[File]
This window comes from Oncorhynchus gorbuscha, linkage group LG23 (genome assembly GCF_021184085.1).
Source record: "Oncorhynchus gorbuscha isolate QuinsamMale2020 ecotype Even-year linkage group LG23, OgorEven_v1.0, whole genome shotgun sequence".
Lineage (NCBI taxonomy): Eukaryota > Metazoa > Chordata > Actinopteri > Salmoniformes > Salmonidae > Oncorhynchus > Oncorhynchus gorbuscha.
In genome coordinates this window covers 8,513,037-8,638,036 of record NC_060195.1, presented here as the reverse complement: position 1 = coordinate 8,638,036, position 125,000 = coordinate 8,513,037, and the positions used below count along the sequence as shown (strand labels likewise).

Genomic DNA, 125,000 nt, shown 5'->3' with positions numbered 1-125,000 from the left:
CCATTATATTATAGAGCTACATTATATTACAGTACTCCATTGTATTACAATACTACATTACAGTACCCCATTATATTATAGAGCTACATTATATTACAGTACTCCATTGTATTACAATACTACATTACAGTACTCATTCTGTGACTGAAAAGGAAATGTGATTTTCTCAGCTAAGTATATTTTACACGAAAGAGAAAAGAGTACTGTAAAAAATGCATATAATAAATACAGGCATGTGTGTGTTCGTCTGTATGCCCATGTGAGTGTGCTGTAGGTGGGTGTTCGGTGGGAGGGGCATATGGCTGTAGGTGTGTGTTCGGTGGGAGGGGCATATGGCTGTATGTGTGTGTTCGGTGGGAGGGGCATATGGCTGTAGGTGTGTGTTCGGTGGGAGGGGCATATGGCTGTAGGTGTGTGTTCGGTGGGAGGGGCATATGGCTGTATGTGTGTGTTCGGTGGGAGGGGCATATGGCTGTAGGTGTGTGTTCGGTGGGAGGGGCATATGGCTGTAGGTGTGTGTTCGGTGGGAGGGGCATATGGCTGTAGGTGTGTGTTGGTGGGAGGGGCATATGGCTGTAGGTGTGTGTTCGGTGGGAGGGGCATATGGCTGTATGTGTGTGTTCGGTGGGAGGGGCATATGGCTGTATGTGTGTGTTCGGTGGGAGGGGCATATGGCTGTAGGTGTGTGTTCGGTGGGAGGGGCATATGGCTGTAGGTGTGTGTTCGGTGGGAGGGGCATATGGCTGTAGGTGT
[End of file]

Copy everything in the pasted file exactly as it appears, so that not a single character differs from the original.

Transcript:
This window comes from Oncorhynchus gorbuscha, linkage group LG23 (genome assembly GCF_021184085.1).
Source record: "Oncorhynchus gorbuscha isolate QuinsamMale2020 ecotype Even-year linkage group LG23, OgorEven_v1.0, whole genome shotgun sequence".
Lineage (NCBI taxonomy): Eukaryota > Metazoa > Chordata > Actinopteri > Salmoniformes > Salmonidae > Oncorhynchus > Oncorhynchus gorbuscha.
In genome coordinates this window covers 8,513,037-8,638,036 of record NC_060195.1, presented here as the reverse complement: position 1 = coordinate 8,638,036, position 125,000 = coordinate 8,513,037, and the positions used below count along the sequence as shown (strand labels likewise).

Genomic DNA, 125,000 nt, shown 5'->3' with positions numbered 1-125,000 from the left:
CCATTATATTATAGAGCTACATTATATTACAGTACTCCATTGTATTACAATACTACATTACAGTACCCCATTATATTATAGAGCTACATTATATTACAGTACTCCATTGTATTACAATACTACATTACAGTACTCATTCTGTGACTGAAAAGGAAATGTGATTTTCTCAGCTAAGTATATTTTACACGAAAGAGAAAAGAGTACTGTAAAAAATGCATATAATAAATACAGGCATGTGTGTGTTCGTCTGTATGCCCATGTGAGTGTGCTGTAGGTGGGTGTTCGGTGGGAGGGGCATATGGCTGTAGGTGTGTGTTCGGTGGGAGGGGCATATGGCTGTATGTGTGTGTTCGGTGGGAGGGGCATATGGCTGTAGGTGTGTGTTCGGTGGGAGGGGCATATGGCTGTAGGTGTGTGTTCGGTGGGAGGGGCATATGGCTGTATGTGTGTGTTCGGTGGGAGGGGCATATGGCTGTAGGTGTGTGTTCGGTGGGAGGGGCATATGGCTGTAGGTGTGTGTTCGGTGGGAGGGGCATATGGCTGTAGGTGTGTGTTGGTGGGAGGGGCATATGGCTGTAGGTGTGTGTTCGGTGGGAGGGGCATATGGCTGTATGTGTGTGTTCGGTGGGAGGGGCATATGGCTGTATGTGTGTGTTCGGTGGGAGGGGCATATGGCTGTAGGTGTGTGTTCGGTGGGAGGGGCATATGGCTGTAGGTGTGTGTTCGGTGGGAGGGGCATATGGCTGTAGGTGT